Fittingly for this tension between erosion and re-deposition across the surface of his work, Gleadow has described the individual layers in his works as the “fossil record” of his creative method, which is very often gestural and intuitive, rather than specifically planned. “Veil” is another term that occurs repeatedly in discussions about how each layer of meaning and process relates to those beneath, suggesting again the “palimpsest” idea of only partial effacement of what has come before. It is the work’s two-part title itself, though, that points us in the direction that may be the most helpful in bringing together issues of knowledge in the scientific and spiritual realms. This piece is part of a series of Sublimation paintings, indicating Gleadow’s interest in the transformative element of processes of effacement and change in both art and (human) nature. Both the chemical and psychological senses of “sublimation” may apply here, as, in the lab, the state change directly from solid to gas can be used precisely to purify a compound; in psychological terms, sublimation refers to the transformation of baser drives into actions and expressions that are culturally or spiritually more refined.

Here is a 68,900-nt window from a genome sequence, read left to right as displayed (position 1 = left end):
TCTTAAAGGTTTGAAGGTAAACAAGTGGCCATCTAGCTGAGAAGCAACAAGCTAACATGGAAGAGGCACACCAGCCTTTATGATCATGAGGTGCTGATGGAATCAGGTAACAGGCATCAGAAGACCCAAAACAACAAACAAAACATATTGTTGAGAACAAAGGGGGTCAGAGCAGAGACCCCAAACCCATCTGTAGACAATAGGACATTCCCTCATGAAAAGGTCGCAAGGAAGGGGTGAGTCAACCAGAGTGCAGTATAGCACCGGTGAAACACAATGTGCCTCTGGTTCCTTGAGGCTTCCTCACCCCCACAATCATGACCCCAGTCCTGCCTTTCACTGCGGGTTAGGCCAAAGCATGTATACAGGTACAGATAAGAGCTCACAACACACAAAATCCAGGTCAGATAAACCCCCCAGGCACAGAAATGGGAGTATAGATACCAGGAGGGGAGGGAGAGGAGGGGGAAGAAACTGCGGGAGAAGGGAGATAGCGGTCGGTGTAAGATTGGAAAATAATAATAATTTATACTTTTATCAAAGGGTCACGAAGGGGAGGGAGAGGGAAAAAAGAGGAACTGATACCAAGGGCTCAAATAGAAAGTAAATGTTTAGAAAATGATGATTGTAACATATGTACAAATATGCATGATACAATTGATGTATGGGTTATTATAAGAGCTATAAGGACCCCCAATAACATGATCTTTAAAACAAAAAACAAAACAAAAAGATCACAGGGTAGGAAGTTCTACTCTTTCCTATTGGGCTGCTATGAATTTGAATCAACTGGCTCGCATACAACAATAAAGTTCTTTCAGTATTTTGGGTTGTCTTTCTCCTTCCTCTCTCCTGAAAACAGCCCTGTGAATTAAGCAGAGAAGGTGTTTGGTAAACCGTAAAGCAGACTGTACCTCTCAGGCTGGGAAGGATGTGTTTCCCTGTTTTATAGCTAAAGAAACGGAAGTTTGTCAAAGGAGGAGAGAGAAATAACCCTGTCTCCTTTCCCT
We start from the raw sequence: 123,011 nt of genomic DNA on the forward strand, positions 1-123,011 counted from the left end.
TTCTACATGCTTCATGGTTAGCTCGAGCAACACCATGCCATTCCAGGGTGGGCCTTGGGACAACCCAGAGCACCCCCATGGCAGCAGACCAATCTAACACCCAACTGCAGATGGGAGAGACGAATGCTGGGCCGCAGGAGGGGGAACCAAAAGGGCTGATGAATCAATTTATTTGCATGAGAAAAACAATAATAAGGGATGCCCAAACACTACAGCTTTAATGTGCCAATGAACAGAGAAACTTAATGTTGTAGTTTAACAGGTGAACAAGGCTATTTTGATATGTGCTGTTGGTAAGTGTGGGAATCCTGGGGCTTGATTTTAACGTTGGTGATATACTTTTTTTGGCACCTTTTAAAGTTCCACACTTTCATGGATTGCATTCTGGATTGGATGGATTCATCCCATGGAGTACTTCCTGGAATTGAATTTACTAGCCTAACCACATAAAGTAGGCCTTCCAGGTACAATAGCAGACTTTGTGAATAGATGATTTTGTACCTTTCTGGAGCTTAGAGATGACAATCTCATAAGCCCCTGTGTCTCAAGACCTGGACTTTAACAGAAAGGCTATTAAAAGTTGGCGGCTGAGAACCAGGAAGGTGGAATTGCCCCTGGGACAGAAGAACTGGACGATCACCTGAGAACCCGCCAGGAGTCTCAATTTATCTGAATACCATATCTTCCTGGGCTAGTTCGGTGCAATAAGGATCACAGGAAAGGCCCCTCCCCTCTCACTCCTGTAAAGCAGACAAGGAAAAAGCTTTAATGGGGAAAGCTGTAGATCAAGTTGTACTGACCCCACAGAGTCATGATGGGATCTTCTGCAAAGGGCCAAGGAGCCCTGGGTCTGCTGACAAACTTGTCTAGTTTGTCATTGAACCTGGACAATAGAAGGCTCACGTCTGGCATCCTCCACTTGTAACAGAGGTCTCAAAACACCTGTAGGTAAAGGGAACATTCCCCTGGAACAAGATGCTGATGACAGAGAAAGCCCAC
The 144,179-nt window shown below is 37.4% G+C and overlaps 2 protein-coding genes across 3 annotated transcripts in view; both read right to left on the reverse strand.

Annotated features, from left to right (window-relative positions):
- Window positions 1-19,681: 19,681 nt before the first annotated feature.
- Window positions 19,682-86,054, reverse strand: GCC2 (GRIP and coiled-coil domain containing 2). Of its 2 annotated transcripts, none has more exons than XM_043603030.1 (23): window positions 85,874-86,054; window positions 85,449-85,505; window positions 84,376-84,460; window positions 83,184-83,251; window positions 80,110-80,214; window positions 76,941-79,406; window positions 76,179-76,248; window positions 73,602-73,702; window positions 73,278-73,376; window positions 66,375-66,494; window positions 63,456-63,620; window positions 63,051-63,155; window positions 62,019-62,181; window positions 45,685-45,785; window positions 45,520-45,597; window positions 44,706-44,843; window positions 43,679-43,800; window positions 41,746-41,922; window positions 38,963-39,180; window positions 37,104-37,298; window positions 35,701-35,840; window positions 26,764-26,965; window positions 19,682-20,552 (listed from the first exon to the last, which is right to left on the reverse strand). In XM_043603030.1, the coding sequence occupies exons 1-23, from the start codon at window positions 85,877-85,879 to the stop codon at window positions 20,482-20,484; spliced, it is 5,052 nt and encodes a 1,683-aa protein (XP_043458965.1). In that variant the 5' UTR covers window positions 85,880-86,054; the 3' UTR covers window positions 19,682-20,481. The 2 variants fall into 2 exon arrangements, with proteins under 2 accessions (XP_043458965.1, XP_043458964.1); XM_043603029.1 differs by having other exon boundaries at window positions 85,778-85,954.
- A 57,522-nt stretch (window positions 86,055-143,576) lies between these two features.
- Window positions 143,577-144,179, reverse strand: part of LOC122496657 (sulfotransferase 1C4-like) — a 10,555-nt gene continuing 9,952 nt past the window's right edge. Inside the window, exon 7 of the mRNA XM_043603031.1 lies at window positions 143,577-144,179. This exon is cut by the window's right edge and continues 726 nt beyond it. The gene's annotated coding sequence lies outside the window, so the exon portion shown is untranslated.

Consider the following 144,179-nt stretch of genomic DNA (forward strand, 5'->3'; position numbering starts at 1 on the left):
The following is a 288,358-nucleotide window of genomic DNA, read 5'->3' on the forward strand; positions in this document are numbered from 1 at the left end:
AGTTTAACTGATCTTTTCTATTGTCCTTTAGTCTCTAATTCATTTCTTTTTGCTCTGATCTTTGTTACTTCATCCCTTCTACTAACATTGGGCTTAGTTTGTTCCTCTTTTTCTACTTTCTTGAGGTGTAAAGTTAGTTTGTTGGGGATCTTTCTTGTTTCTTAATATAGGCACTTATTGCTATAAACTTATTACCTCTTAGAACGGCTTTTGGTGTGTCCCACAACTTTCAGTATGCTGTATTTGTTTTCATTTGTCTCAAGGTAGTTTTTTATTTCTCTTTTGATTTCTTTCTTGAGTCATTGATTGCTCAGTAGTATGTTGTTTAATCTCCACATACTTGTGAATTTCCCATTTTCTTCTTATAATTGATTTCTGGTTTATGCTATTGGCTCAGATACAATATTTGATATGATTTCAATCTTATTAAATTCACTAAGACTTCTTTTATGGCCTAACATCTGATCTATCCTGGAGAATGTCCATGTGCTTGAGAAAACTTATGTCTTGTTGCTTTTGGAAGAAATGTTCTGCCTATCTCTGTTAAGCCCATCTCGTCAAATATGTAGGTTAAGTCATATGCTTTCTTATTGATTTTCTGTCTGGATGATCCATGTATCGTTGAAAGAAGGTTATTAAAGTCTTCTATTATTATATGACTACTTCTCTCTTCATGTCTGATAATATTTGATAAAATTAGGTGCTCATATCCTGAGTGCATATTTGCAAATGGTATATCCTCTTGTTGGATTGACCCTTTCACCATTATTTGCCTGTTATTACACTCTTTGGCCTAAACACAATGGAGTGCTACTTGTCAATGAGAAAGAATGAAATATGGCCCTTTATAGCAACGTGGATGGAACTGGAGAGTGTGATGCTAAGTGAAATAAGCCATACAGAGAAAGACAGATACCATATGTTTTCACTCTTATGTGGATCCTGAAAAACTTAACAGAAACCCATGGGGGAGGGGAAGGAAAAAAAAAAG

Other works in the series (Sublimation—Transformation of the Ordinary I, 1995) makes explicit the idea that common, even “junk” matter may be given greater meaning through context and refinement. But the subtitle here—Baptism—puts a slightly different spin on what might otherwise seem merely a paean to artistic agency and clever recombination. Both baptisms spoken of in the Scriptures (by water and by the fire of the Holy Spirit) involve the symbolic partial destruction of what was there before, along with the imparting of something new: water scours and drowns and covers even as it refreshes and cleans, fire sears away impurity as well as offering warmth and light. Though both transform, neither obliterates the old, but rather leaves it selectively laid bare, and changed. What emerges then, is a new surface than is more than superficial, bearing words (sometimes one at a time) of renewal. In referring to the series as sublimation, Gleadow is suggesting that the very process of hiding, submerging, wearing down and even burning away that occurs in the lives of all things, including people, is what unifies the layers of past and the present, making way for a future.